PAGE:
Friday, June 23, 2017
Why Judaism is reverting to the Middle East
When the 12th century rabbi Benjamin of Tudela wrote The Book of Travels, over 80 percent of Jews lived in the Mediterranean and the Middle East. Judaism's sojourn in Europe will prove to be only a twinkling of an eye in the grand sweep of history, argues Ben Judah in the Jewish Chronicle.
Ben Judah: in Judaism what was will be
Reading The Book of Travels one is left with one conclusion. Sephardic and Mizrahi Judaism, rather than a curio, is in the greatest sweep of Jewish history the mainstream. Ashkenazi Judaism was the flickering. Next to non-existent in the early middle ages, ballooning suddenly, only to almost vanish from Europe in less than five centuries.
None were more aware of this than the Rabbis, when the 15th century Rabbi Mosses Isserles ruled his commentary on the Shulhan Arukh he was enshrining in Krakow specific distinct customs and traditions, what he saw as a branch, not the trunk of Judaism. These rulings – as if for an offshoot – came to define the Ashkenazi rite.
Piecing through texts and cemeteries, historians have estimated the historical Jewish population. As Benjamin travelled in the 12th century over 80 percent of Jews lived in Mediterranean and the Middle East – scholars estimate less than 12 percent were living in Europe. Until the 16th century, after the expulsion from Spain, the majority of Jews lived in Islamic lands – they were Mizrahi or Sephardi.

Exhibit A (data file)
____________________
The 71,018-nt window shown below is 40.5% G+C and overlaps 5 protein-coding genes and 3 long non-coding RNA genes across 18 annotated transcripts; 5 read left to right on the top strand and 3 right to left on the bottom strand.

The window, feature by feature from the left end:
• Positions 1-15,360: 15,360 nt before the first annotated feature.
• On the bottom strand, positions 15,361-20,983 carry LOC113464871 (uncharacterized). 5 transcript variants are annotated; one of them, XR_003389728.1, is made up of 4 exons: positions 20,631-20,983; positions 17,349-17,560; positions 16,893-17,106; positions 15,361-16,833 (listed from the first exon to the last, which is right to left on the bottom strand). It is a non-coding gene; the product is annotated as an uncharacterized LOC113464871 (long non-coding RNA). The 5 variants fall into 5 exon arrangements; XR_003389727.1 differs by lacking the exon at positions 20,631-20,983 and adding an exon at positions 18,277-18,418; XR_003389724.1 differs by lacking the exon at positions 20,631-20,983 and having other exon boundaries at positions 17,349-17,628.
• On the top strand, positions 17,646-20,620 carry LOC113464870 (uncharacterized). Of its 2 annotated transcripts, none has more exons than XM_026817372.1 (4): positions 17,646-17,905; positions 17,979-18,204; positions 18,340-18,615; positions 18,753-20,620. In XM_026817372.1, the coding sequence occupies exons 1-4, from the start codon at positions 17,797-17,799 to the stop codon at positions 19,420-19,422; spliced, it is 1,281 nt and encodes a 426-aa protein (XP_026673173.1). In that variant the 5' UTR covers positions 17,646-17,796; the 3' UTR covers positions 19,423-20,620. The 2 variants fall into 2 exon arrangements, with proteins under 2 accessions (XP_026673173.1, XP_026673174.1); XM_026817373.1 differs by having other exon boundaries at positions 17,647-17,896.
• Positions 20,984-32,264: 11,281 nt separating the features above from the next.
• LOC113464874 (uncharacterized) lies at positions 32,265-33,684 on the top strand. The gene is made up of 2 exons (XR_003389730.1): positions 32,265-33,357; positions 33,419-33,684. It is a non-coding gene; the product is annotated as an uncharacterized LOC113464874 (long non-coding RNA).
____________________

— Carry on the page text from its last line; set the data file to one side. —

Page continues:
The history we know only too well meant the centuries of a Judaism centered in Europe are historically brief. In 1880 nearly 90 per cent of Jews were Europeans. In 1939 about 57 per cent were. Come 1960, still, some 27 per cent of Jews lived in Europe. Today barely 10 per cent of Jews are European. Jews in Europe have fallen from 2m in 1991 to less than 1.4m today.
We remember why European Judaism collapsed. But why did it boom? Demographic historians explain that Europe entered “a demographic transition” centuries before the Mediterranean and the Middle East. The very basics of sanitation came to the shtetl centuries earlier: clumsy plumbing, rudimentary medicine and basic sanitation – allowed the Ashkenazi mortality rate to fall whilst the fertility rate stayed high.
Historically this lucky plumbing was only to be a flash in the pan. Judaism is now slowly returning to what it always was: a primarily Middle Eastern phenomenon that Benjamin would have recognized better than the shtetl. Today roughly 45 per cent of the world’s Jews in Israel (which has overtaken the United States, where some 40 per cent live). With the Israeli Jewish population booming, with an average of three children per family, and the US Jewish population ageing and declining the majority of the world’s Jews will again be Middle Eastern by 2050.
In Judaism, what was will be, and Europe was but a twinkling of an eye.
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